Everything You’d Ever Want to Know About Me (and then some)
I was named after the Wendy in Peter Pan, which may explain why I’ve always loved a good story. Growing up, my favorites were Alice in Wonderland, The Phantom Tollbooth, Pippi Longstocking and The Lion, the Witch and the Wardrobe, each of which I read at least twenty times. I also loved my dad’s spur-of-the-moment variations on Ali Baba and the Forty Thieves, which he shared with our family while huddled around a tiny campstove in Washington’s Cascade Mountains, hoping to keep the darkness and the bugs at bay. I made a library out of my books, which I loaned out to the neighborhood kids. Some of them still have tiny identifying numbers taped to their covers.
Despite a lifetime of reading, I haven’t always been a writer. I once practiced cello six hours a day and attended the Julliard School of Music. I’d probably still be dressing up in black in the evenings and walking into the bright onstage lights, if an injury hadn’t forced me to stop.
Back west, I graduated summa cum laude from the University of Washington with a degree in in wildlife science. As a field biologist, I figured out how to catch a species of diving duck with the help of a motorboat and a mist net, surveyed waterfowl from a small floatplane, and searched for songbirds and their nests in the forests of the Pacific Northwest, the muskegs of Alaska and the mountains of Arizona. At the University of Montana, I studied seed dispersal by birds on an NSF Fellowship and obtained a PhD in ecology.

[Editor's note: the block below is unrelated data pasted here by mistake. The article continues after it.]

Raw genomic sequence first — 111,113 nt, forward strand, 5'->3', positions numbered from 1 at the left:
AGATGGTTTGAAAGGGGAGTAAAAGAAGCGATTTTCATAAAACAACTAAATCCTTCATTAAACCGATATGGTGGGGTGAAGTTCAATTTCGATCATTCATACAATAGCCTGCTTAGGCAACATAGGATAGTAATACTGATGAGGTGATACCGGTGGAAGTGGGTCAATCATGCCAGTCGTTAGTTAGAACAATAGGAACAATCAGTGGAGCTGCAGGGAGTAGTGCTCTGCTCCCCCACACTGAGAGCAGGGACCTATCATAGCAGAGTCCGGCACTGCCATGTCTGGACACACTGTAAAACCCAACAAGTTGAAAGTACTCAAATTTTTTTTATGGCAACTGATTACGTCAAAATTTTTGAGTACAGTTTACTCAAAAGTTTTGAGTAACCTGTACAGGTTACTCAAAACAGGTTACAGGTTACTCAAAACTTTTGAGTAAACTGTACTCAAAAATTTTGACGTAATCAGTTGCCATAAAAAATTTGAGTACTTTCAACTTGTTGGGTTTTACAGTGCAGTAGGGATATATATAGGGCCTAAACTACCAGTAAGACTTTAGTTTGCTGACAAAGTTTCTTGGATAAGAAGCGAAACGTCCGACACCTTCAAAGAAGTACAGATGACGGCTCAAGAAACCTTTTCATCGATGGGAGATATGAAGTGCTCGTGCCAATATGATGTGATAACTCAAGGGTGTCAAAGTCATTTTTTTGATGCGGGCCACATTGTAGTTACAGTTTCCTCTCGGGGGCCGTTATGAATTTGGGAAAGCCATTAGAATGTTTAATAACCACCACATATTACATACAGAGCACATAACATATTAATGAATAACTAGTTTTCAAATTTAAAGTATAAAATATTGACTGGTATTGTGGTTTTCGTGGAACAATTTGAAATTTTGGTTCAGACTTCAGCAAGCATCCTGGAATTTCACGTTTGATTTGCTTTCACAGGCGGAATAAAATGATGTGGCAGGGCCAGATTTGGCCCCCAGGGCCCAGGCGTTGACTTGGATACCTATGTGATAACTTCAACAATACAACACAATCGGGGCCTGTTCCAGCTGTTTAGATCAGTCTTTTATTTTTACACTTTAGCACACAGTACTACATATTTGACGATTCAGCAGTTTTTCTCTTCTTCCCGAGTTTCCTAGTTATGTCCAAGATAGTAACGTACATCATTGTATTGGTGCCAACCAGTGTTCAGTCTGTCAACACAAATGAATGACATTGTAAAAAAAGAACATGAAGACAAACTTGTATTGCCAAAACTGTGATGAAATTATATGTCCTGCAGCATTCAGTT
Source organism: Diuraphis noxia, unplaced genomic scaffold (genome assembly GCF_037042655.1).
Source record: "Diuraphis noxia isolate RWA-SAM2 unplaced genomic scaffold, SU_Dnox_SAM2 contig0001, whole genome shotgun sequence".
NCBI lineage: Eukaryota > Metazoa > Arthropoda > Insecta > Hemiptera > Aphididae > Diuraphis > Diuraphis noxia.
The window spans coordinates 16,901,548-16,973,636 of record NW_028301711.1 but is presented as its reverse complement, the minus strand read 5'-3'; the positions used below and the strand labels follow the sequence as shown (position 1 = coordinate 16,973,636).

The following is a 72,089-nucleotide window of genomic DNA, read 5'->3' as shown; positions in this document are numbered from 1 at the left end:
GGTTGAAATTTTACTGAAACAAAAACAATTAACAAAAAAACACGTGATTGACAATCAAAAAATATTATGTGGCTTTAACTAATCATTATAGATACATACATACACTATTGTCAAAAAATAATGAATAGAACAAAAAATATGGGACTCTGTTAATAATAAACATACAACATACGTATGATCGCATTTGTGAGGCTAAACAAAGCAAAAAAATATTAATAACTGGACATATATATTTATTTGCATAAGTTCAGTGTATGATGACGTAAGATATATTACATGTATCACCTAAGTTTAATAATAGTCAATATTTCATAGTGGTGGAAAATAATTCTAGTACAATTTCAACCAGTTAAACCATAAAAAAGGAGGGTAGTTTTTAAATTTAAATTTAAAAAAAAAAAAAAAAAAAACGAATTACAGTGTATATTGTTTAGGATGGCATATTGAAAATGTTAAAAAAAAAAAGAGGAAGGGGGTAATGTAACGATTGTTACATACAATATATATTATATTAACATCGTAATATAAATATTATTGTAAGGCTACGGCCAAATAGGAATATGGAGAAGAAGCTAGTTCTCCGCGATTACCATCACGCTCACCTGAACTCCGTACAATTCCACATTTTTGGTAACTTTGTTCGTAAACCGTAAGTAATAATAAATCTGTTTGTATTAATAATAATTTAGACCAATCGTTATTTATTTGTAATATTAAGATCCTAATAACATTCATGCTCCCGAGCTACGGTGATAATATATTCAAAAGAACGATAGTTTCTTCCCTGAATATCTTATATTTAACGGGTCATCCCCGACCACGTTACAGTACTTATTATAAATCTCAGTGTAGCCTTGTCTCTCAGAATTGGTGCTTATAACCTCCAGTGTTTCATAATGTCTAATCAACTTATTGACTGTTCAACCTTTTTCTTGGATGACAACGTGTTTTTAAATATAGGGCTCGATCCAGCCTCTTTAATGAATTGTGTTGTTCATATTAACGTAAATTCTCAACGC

And guess what? I’m still there! My family and I live in a solar-powered house and drive an electric car to reduce our carbon footprint. My favorite ways to pass the time are to read, play Scrabble, hike, and write. My literary novel, Requiem for Locusts, explores how people react when confronted by a psychotic individual whose life is more out of control than their own. Much of it was inspired by my mentally-ill sister, diagnosed after years of visual and auditory hallucinations with Velo-Cardio-Facial Syndrome.
Since Requiem, I’ve forayed into the greatest love of my past: middle-grade fiction. I’ve been a finalist in the PNWA Literary Contest for three MG manuscripts and hope someday to become a published author in this delightful genre…
There are few books I have read where I stopped mid-paragraph and said, “Wow. This is really good writing.” Wendy Parciak’s debut novel Requiem for Locusts is one of them.Jennifer Melville, Story Circle Book Reviews